Lots of people – especially those trying to live more healthily – will be thinking about what to give up for Lent. There’re a few perennial favourites and Lent can be a useful time to break yourself of bad habits:
- Chocolate (for many of us, myself included, it’s very hard to stop at “just one”).
- Alcohol (not ruinous to diets in itself, but over-indulgence often leads to the munchies – or being too hungover to exercise).
- Crisps (I used to have a packet every day for years until I managed to break that habit)
Do something new this Lent
Over the next couple of months, how about taking up something positive instead (or as well as) giving up a vice? Think what you could add to each day or week to improve your health, whether bodily, mental or spiritual. Commit to this for the whole of Lent, then after Easter, assess whether it’s something you want to carry on with.
- Daily walk. Fit in an extra half-hour’s walking every day. Perhaps at lunch time, or by getting off a stop earlier on the tube – or go out after work, now that it’s (just about) still light at five o’clock.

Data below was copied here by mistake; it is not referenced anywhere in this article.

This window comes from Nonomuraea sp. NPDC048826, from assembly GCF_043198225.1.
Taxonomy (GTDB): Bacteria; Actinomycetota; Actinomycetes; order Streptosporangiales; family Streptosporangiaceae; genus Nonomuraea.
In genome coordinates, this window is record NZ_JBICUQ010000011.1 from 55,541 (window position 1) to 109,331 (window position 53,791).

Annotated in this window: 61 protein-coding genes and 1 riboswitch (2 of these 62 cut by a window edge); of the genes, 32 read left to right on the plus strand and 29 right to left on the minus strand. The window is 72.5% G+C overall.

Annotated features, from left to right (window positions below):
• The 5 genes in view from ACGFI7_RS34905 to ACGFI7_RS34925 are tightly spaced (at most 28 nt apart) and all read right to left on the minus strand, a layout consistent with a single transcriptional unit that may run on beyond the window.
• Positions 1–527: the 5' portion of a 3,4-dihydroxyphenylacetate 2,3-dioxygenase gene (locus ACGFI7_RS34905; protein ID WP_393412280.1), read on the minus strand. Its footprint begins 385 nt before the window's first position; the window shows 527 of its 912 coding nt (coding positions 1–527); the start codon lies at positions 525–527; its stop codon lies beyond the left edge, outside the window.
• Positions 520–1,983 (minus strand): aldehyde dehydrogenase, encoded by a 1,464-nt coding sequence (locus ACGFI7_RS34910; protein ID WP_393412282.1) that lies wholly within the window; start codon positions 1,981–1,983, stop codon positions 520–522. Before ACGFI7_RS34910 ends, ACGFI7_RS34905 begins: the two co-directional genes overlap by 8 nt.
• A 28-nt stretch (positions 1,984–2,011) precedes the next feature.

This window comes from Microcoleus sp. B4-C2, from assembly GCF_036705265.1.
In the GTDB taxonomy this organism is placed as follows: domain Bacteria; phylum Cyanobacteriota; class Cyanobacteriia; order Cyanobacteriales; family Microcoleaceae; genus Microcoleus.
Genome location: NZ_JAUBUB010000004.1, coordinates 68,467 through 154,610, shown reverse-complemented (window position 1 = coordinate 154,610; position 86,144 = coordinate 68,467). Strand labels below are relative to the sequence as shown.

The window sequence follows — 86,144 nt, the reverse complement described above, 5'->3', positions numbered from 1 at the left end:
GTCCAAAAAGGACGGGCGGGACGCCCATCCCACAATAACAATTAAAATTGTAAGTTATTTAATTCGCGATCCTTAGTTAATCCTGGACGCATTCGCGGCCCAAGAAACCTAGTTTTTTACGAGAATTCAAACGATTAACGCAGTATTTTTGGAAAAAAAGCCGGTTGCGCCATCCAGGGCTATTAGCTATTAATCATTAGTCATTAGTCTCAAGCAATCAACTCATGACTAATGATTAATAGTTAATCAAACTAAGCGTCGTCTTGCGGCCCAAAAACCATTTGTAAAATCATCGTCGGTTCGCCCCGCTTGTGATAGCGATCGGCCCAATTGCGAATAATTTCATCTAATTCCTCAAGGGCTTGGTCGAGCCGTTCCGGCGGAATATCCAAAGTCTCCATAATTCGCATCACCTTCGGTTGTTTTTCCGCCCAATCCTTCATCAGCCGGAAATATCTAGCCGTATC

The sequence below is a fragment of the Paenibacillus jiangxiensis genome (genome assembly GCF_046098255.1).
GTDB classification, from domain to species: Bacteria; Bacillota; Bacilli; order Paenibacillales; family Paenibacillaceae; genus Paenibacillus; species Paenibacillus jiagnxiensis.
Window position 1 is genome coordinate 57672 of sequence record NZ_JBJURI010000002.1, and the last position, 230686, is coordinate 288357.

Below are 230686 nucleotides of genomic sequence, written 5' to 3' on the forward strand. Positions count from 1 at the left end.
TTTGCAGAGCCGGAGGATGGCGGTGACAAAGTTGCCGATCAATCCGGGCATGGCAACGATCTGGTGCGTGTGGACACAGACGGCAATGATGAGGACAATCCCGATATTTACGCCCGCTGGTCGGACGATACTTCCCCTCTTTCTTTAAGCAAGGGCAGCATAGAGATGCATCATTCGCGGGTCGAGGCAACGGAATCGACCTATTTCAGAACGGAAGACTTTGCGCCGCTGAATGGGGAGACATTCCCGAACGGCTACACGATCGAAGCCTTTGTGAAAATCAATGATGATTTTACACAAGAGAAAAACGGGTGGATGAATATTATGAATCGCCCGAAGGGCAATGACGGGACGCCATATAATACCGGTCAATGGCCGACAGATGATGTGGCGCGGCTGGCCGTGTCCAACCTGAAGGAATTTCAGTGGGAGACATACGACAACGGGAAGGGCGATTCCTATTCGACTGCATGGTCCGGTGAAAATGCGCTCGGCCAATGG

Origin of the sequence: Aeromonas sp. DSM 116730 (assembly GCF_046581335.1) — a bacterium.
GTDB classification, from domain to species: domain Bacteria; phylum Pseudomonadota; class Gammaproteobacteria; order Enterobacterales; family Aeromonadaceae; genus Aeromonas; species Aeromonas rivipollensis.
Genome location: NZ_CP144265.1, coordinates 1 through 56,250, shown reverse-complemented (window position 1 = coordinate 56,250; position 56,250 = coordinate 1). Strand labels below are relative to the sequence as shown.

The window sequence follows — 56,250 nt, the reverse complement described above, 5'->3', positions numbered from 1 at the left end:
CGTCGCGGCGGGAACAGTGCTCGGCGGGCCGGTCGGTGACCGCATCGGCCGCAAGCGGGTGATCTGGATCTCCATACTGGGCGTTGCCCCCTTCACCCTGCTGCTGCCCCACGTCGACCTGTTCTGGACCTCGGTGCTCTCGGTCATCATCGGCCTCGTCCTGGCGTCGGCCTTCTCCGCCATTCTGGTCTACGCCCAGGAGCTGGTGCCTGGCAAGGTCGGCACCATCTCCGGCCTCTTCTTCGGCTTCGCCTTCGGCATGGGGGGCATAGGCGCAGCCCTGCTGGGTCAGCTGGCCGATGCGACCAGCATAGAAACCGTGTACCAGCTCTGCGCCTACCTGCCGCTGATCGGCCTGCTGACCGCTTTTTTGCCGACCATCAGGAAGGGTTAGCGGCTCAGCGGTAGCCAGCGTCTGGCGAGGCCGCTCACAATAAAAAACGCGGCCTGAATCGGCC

- More fruit and vegetables. If you currently get five-a-day, that’s great – go for six or seven during Lent! And if you aren’t managing five on a regular basis, have a look at seven easy ways to get your five-a-day.
- Journaling or writing in a diary. I’m going to make a “What’s Better” list each day, to encourage myself to focus on the positives rather than the problems in life.
- Learn to cook something new each week. Dust off your recipe books, or search for some new ideas online. (If you’re not sure where to start, try the recipe pages.) You might discover a new favourite!